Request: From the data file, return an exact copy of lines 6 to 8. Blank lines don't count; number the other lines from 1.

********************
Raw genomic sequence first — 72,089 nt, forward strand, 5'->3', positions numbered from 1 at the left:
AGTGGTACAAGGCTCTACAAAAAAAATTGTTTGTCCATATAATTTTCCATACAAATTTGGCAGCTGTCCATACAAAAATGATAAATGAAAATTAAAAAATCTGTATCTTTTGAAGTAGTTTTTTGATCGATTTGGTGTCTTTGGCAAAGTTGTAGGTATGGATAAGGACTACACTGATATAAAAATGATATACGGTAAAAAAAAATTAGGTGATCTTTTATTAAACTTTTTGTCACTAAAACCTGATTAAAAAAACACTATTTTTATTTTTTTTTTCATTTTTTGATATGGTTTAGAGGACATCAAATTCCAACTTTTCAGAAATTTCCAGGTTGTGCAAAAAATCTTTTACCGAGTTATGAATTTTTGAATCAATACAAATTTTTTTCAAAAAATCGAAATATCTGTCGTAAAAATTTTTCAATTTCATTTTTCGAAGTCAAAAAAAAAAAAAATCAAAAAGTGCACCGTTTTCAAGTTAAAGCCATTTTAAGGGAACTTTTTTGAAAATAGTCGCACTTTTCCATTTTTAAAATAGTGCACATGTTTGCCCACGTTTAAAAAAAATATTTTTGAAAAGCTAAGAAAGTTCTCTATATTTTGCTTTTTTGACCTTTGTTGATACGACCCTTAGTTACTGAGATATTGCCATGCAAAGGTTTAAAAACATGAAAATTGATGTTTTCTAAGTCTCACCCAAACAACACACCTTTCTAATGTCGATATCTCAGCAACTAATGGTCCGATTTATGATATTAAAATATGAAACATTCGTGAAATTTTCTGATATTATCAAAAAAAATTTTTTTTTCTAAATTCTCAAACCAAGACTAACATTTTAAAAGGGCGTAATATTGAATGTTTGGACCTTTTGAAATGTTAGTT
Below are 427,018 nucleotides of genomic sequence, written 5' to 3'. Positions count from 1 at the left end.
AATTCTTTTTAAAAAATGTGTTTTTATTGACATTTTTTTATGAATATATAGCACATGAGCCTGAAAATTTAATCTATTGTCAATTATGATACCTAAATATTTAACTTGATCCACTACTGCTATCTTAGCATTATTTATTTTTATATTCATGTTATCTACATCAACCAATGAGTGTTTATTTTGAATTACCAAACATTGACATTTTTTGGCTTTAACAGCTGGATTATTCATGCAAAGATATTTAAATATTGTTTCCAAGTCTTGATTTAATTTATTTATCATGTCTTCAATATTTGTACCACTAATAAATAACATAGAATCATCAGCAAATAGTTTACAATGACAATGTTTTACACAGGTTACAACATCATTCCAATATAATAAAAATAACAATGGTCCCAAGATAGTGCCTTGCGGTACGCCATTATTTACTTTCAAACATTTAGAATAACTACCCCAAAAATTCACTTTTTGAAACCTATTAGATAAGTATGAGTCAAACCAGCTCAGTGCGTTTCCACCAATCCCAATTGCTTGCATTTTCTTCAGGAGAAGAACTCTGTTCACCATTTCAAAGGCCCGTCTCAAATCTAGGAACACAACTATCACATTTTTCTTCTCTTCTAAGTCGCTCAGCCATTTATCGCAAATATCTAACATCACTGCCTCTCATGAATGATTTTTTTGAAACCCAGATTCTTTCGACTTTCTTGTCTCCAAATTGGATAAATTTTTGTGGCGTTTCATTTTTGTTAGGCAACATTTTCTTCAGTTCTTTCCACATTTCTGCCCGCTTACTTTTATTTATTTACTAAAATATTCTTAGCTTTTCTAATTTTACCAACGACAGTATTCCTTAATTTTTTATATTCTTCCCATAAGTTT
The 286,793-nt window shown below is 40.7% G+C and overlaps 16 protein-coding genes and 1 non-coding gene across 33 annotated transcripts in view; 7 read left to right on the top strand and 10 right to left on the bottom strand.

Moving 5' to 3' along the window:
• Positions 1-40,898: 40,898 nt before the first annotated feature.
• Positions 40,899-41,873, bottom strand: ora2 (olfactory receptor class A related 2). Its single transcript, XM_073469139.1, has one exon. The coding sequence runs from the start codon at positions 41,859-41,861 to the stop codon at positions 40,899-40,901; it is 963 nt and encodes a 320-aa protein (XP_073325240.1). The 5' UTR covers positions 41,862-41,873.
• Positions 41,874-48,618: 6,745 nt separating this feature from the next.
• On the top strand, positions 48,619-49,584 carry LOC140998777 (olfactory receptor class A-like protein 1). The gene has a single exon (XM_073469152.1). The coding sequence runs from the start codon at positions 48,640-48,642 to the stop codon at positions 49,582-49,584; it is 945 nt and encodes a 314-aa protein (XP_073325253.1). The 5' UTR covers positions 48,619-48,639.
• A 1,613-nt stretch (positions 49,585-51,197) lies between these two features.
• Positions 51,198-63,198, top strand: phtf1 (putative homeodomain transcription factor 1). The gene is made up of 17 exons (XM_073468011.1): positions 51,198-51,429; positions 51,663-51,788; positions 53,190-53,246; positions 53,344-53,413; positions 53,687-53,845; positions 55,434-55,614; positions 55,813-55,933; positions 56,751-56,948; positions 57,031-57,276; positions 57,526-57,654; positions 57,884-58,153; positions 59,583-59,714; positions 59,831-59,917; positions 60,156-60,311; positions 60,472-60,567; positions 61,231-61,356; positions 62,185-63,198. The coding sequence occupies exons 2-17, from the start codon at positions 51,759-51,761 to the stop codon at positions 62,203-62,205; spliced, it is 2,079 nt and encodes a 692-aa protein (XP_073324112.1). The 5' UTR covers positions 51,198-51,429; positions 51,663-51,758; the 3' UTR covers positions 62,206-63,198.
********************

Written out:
Moving 5' to 3' along the window:
• Positions 1-40,898: 40,898 nt before the first annotated feature.
• Positions 40,899-41,873, bottom strand: ora2 (olfactory receptor class A related 2). Its single transcript, XM_073469139.1, has one exon. The coding sequence runs from the start codon at positions 41,859-41,861 to the stop codon at positions 40,899-40,901; it is 963 nt and encodes a 320-aa protein (XP_073325240.1). The 5' UTR covers positions 41,862-41,873.